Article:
Moreover, the area is comparatively less prepared to deal with a huge earthquake than are other seismically active areas in the US, says Mark Ghilarducci, vice president of James Lee Witt Associates, a crisis and emergency management consulting company in Washington.

“There have not been enough resources applied for retrofitting that there could be,” Mr. Ghilarducci says. “I would like to see far more retrofit programs, strengthening of buildings, especially masonry buildings, tying down bridges. That builds resiliency in a community.
 
World may not be warming... (aka we don't know jack)
The News - Climate-Environment
February 15, 2010
iceberg world not warming

The United Nations climate panel faces a new challenge with scientists casting doubt on its claim that global temperatures are rising inexorably because of human pollution.

In its last assessment the Intergovernmental Panel on Climate Change (IPCC) said the evidence that the world was warming was “unequivocal”.

It warned that greenhouse gases had already heated the world by 0.7C and that there could be 5C-6C more warming by 2100, with devastating impacts on humanity and wildlife. However, new research, including work by British scientists, is casting doubt on such claims. Some even suggest the world may not be warming much at all.

“The temperature records cannot be relied on as indicators of global change,” said John Christy, professor of atmospheric science at the University of Alabama in Huntsville, a former lead author on the IPCC.(TIMES ONLINE)


THERE has been no global warming for 15 years, a key scientist admitted yesterday in a major U-turn.

Professor Phil Jones, who is at the centre of the “Climategate” affair, conceded that there has been no “statistically significant” rise in temperatures since 1995.

The admission comes as new research casts serious doubt on temperature records collected around the world and used to support the global warming theory. (DAILY EXPRESS)

 
Amazing Volcano Eruptions pictures
The News - Natural Disasters
February 12, 2010

Most people would think themselves unlucky if they passed a volcano as it erupted, but this counts as a good day at the office for one photographer.

Martin Rietze is part of a select group of volcano-chasers who seek out the exploding phenomena, and braves huge electric storms and boiling lava to get the perfect shots.

The 45-year-old travels around the world's volcano hotspots, from Costa Rica to Italy, in his pursuit of Earth's greatest fiery spectacle.( SOURCE : DAILY MAIL )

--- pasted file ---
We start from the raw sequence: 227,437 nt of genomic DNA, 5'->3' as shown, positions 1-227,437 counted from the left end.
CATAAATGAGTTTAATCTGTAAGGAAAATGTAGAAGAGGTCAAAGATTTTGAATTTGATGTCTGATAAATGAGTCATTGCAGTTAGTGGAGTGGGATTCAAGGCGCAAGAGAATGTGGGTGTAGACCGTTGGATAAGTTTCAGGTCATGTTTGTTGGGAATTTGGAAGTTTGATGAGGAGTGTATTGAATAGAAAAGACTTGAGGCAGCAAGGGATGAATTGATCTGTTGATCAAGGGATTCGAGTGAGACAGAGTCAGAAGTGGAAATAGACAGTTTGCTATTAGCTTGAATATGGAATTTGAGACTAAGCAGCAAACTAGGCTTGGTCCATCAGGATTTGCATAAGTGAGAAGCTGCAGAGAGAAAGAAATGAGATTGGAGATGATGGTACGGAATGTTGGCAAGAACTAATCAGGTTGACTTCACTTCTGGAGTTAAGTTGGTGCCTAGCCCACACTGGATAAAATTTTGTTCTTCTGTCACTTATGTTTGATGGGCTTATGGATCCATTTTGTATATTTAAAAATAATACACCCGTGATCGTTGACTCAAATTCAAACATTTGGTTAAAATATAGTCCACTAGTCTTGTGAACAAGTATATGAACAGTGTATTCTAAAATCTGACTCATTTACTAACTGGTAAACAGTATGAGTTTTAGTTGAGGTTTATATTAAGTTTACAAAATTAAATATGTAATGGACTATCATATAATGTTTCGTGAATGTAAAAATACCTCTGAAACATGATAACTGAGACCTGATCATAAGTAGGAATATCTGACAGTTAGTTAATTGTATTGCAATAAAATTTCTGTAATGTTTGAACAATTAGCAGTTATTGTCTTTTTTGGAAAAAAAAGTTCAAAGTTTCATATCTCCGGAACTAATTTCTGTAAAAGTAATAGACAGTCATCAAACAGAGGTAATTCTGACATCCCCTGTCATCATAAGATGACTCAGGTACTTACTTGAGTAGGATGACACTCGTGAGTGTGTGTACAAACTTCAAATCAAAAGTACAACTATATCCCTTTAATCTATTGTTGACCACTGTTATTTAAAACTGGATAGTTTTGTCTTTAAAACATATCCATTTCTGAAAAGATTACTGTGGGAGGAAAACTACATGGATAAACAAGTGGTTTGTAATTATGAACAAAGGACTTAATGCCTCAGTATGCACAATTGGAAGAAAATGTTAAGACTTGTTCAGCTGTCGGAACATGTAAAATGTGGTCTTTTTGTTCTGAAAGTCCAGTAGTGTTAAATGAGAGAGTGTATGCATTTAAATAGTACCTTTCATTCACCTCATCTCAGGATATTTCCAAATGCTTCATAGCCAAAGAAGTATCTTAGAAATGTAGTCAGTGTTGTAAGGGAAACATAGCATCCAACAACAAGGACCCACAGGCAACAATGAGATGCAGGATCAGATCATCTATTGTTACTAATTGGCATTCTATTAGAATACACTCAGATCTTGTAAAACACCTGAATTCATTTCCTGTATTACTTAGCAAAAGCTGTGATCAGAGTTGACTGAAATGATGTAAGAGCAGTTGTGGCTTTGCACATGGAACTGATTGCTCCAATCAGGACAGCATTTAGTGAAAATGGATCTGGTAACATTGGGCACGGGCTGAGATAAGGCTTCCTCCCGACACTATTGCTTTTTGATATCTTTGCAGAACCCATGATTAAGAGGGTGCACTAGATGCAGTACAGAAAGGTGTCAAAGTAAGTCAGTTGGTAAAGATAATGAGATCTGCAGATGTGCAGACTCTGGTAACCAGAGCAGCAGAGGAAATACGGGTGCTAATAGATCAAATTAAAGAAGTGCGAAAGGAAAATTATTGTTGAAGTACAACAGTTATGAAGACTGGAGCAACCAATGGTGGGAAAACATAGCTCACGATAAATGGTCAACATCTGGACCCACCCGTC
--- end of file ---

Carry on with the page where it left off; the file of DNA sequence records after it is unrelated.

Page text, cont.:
volcano eruption pictures
 
Haiti raises earthquake's death toll to 230,000
The News - Natural Disasters
February 09, 2010
Haiti's government has raised the death toll for the Jan. 12 earthquake to 230,000 from 212,000 and says more bodies remain uncounted.

The government initially estimated 150,000 dead on Jan. 24, apparently from bodies being recovered in the rubble of collapsed buildings in Port-au-Prince, the capital that was near the epicenter.

Communications Minister Marie-Laurence Jocelyn Lassegue said Tuesday the government now counts 230,000 deaths.

But she says the new figure is not definitive. She says it does not include bodies buried by private funeral homes in private cemeteries or the dead buried by their own families.

The new figure gives the quake the same death toll as the 2004 Asian tsunami.

 
Baby Boomers Bankrupt Social Security?
The News - Economy
February 08, 2010
As the record federal budget deficit draws increasing scrutiny from Washington to Wall Street to Main Street, deficit hawks may take aim at entitlement programs including Social Security.

 
And, the nearly 80 million Baby Boomers phasing into retirement will set in motion a dynamic that—if not addressed by Congress—could result in the next generation getting fewer benefits.

However, despite fears that Boomers will trigger a collapse of Social Security, experts say the system can and will survive for decades and generations to come.

Congress made significant fixes to Social Security during the 1970s, the 1980s and the 1990s, and there appears to be a slowly gathering political will to make it solvent for the next 75 years.

 
Asteroid Strike sent England into a mini ice-age?
The News - Science-Astronomy
February 07, 2010
england ice age asteroid

A giant meteorite that broke in two as it crashed off Australia, could have been responsible for a mini-ice age that engulfed Britain in 535AD.